Design of data models for structure and reaction database systems and their related biological and physicochemical data for data registration and retrieval (data warehouses, datamarts)
The design of molecule databases depends on the definition of “compound”, “batch/lot” and “sample” as described for example in “Chemical drawing rules”. The “compound” may be seen as the idealization of the “biological active structure” or as salt that may or may not include non-rational ratios of the components and residual solvents. Information about stereochemistry may be drawn as integral part of the chemical structures or may be handled in explicit structure related text comments. Mixtures may be drawn implicitly or explicitly, or may be handled by relational tables that link the structure entries with its composition data to a common mixture entity. As these simple examples show the compound side of the data model is mainly defined by the way how the idea of the “compound” is defined within the given context. On the other side the modeling of “batches” or “lots” and “samples” is pretty much influenced by the application environment describing the physical workflow of substances and has to ensure that other hardware and software modules may add data to the system or get the necessary information for their purposes.
Physicochemistry and biological data are measured from physically existing samples of a compound and are sample related therefore. In terms of registration generic data models help very much to handle the wide variety of different data types especially in Biology while most of these data must be pivoted against the sample (compound) identifier for data retrieval to display the frequently required reporting format of compound against all related biological results. This is one of the reasons, why data warehouses and data marts are very common in regards to data retrieval, analysis and reporting of the biological and physicochemical data.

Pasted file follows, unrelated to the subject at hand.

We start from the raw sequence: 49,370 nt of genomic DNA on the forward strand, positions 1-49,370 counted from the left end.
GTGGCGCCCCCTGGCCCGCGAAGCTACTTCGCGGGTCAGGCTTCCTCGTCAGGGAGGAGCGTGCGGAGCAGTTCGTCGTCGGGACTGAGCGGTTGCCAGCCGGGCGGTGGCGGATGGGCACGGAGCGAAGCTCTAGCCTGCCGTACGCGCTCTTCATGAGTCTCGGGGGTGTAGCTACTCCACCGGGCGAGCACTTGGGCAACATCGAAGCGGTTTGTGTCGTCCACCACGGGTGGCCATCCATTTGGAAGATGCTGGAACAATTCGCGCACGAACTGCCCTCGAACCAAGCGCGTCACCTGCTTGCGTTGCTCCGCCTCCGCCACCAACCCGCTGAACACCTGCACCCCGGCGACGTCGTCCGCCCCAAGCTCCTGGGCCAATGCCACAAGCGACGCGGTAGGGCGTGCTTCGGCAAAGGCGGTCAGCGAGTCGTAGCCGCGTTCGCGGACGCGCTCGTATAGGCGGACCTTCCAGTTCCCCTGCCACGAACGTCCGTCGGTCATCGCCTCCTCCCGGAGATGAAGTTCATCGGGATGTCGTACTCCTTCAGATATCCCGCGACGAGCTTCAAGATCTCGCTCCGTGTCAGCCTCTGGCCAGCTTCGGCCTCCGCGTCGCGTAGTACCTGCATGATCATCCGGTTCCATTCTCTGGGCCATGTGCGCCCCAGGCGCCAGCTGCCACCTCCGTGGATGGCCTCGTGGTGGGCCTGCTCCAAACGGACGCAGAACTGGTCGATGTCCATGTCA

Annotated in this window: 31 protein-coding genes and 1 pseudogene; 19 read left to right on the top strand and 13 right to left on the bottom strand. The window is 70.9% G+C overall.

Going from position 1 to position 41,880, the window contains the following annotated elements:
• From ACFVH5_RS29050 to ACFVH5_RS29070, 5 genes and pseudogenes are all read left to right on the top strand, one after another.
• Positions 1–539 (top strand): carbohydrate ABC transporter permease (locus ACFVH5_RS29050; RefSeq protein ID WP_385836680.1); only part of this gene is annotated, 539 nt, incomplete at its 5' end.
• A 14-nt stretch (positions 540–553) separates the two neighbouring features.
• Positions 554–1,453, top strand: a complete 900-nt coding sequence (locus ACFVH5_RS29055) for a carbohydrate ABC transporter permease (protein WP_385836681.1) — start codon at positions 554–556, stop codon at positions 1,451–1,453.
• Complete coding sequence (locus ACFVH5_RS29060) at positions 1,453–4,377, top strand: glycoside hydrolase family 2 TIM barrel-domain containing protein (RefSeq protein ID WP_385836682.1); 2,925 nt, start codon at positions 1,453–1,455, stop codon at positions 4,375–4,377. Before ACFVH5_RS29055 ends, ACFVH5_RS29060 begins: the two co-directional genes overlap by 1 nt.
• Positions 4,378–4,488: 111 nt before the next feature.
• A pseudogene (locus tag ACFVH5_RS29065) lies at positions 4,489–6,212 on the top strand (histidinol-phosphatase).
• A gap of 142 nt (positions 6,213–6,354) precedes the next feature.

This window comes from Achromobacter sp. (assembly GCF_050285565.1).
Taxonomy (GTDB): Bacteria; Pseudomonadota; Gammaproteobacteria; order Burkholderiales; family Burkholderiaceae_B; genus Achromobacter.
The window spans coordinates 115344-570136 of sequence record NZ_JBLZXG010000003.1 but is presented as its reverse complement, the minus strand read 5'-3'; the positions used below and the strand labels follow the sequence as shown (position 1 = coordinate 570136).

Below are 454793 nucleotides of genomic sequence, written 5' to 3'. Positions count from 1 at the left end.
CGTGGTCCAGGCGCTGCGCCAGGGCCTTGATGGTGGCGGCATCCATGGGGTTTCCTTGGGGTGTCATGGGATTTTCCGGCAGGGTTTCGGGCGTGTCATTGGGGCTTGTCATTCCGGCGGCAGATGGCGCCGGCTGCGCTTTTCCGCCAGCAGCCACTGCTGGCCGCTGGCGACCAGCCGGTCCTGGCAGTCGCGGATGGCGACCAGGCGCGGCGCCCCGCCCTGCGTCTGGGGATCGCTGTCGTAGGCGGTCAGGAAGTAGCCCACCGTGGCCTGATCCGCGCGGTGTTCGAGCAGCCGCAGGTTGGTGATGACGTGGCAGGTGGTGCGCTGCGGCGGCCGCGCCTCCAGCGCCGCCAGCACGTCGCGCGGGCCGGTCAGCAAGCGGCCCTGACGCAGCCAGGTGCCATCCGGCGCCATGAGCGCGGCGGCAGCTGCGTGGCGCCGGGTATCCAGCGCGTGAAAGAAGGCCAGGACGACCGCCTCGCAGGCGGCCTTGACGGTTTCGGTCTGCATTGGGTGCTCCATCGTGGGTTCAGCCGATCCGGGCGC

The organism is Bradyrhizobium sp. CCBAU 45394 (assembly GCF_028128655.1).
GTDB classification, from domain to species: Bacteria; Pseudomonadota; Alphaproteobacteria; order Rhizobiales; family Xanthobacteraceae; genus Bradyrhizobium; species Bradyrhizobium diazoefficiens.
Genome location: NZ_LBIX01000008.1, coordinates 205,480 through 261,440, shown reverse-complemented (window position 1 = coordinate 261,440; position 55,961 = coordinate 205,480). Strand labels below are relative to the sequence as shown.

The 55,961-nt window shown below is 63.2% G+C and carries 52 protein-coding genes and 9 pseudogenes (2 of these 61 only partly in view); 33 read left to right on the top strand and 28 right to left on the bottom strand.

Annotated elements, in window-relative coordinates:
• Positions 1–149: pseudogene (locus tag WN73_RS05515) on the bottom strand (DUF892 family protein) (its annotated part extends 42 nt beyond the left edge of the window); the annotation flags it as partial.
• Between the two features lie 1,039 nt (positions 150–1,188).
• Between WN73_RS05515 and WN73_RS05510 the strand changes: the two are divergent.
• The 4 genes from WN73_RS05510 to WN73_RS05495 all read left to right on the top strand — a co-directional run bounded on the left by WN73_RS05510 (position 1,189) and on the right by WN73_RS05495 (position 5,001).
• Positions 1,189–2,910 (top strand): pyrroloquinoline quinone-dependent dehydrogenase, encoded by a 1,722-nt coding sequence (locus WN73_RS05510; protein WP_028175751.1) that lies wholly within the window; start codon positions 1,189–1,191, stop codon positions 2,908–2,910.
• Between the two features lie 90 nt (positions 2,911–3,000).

Data models suitable for reactions have to handle the reactions and all their related components like the information for reactants, products, catalysts, solvents or reagents. A quite common approach for reaction databases is taken from the former MDL REACCS program (the successor of ISIS for reactions, the ISIS/Host reaction databases use the REACCS format) and is used as the data model for RD files (Reaction Data files): each reaction consists out of one or more variations. While reactants and products define the reaction part (therefore two reactions are identical if all reactants and all products are identical) the variation contains the agent data (catalysts, solvents, reagents) and physical reaction conditions like temperature or pressure. Accordingly one reaction is related to one or more variations leaving a “1 to n” relationship between reactions and variations.
Reaction Smiles and RInChIs do not know variations. Instead a reaction consists out of reactants, products and agents, so that the uniqueness of a reaction is defined by all participating structural components.
Over decades the members of StructurePendium have gathered a lot of experiences in designing the appropriate data models for registration and retrieval purposes for
- Compound databases
- Reaction databases
- Databases for biological and physicochemical data
- Data warehouses and data marts